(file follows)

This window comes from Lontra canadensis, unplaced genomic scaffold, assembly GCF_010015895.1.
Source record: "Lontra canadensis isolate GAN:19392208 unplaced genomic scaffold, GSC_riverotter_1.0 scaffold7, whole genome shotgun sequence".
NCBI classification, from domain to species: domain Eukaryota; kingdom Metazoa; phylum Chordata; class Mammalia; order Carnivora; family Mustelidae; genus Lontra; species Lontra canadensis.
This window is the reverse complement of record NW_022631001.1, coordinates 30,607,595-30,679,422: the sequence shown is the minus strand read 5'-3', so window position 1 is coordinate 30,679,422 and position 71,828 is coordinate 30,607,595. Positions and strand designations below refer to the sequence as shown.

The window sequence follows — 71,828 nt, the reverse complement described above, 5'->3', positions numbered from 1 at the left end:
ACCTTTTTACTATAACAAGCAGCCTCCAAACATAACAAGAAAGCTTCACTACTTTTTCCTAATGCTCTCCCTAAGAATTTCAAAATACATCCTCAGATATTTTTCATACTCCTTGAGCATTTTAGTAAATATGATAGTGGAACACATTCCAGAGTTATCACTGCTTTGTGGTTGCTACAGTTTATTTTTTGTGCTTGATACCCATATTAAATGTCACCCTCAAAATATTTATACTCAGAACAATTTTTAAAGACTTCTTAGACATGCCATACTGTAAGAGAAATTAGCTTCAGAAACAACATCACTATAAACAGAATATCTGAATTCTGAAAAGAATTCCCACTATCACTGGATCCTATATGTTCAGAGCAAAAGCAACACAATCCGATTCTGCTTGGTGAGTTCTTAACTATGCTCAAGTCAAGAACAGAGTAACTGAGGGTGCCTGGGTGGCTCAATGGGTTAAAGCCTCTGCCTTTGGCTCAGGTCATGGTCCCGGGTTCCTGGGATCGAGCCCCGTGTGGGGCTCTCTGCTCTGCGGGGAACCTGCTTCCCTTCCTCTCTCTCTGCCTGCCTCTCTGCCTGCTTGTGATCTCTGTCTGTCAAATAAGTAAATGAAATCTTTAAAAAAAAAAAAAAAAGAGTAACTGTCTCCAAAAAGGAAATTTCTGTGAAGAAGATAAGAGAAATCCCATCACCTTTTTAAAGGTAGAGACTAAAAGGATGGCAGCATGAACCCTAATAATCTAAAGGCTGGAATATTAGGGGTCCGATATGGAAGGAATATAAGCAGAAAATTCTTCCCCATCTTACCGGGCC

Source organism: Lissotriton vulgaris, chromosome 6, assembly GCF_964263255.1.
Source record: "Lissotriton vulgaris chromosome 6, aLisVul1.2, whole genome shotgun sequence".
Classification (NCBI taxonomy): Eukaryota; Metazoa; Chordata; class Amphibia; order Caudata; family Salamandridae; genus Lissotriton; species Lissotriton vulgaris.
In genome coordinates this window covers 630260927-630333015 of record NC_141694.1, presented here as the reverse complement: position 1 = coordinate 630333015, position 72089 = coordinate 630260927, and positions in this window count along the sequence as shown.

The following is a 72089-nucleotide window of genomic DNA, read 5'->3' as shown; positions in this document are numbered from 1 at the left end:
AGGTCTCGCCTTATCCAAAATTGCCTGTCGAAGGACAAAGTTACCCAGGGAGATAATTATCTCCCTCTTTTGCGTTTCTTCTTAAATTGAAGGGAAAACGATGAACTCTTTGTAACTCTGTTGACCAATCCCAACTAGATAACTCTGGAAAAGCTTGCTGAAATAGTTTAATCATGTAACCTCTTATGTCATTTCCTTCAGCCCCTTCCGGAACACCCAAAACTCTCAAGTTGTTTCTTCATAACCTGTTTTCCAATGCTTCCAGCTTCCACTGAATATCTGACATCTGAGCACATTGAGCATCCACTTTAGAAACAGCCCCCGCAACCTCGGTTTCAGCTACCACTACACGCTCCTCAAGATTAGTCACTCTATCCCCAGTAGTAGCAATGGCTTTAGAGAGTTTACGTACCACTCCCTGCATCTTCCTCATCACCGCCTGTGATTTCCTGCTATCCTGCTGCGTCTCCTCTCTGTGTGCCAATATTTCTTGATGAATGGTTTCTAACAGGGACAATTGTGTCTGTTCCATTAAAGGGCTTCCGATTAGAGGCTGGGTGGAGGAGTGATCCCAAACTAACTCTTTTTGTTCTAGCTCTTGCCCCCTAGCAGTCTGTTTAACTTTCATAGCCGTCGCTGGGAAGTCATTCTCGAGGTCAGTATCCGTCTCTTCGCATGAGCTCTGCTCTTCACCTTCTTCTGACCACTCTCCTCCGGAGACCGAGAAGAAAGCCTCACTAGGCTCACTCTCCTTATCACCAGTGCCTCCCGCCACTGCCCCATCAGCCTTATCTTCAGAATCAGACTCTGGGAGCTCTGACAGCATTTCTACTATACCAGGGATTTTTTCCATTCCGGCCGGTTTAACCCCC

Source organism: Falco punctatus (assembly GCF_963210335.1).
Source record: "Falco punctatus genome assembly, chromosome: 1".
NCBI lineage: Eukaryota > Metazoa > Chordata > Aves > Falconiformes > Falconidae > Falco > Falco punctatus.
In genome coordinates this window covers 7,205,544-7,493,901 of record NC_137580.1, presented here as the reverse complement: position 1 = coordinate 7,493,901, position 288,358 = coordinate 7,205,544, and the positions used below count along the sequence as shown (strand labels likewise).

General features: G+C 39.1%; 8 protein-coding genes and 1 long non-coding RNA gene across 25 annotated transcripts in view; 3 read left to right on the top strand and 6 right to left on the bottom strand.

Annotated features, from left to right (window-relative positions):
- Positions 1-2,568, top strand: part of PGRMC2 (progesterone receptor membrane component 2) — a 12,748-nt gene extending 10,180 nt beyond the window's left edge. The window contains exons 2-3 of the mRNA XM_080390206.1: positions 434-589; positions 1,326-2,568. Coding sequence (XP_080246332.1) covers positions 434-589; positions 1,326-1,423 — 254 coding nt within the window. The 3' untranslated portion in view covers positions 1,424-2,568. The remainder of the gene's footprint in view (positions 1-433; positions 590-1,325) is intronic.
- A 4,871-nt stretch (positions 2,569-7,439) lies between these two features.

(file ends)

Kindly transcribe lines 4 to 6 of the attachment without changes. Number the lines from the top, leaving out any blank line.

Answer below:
This window is the reverse complement of record NW_022631001.1, coordinates 30,607,595-30,679,422: the sequence shown is the minus strand read 5'-3', so window position 1 is coordinate 30,679,422 and position 71,828 is coordinate 30,607,595. Positions and strand designations below refer to the sequence as shown.

The window sequence follows — 71,828 nt, the reverse complement described above, 5'->3', positions numbered from 1 at the left end:
ACCTTTTTACTATAACAAGCAGCCTCCAAACATAACAAGAAAGCTTCACTACTTTTTCCTAATGCTCTCCCTAAGAATTTCAAAATACATCCTCAGATATTTTTCATACTCCTTGAGCATTTTAGTAAATATGATAGTGGAACACATTCCAGAGTTATCACTGCTTTGTGGTTGCTACAGTTTATTTTTTGTGCTTGATACCCATATTAAATGTCACCCTCAAAATATTTATACTCAGAACAATTTTTAAAGACTTCTTAGACATGCCATACTGTAAGAGAAATTAGCTTCAGAAACAACATCACTATAAACAGAATATCTGAATTCTGAAAAGAATTCCCACTATCACTGGATCCTATATGTTCAGAGCAAAAGCAACACAATCCGATTCTGCTTGGTGAGTTCTTAACTATGCTCAAGTCAAGAACAGAGTAACTGAGGGTGCCTGGGTGGCTCAATGGGTTAAAGCCTCTGCCTTTGGCTCAGGTCATGGTCCCGGGTTCCTGGGATCGAGCCCCGTGTGGGGCTCTCTGCTCTGCGGGGAACCTGCTTCCCTTCCTCTCTCTCTGCCTGCCTCTCTGCCTGCTTGTGATCTCTGTCTGTCAAATAAGTAAATGAAATCTTTAAAAAAAAAAAAAAAAGAGTAACTGTCTCCAAAAAGGAAATTTCTGTGAAGAAGATAAGAGAAATCCCATCACCTTTTTAAAGGTAGAGACTAAAAGGATGGCAGCATGAACCCTAATAATCTAAAGGCTGGAATATTAGGGGTCCGATATGGAAGGAATATAAGCAGAAAATTCTTCCCCATCTTACCGGGCC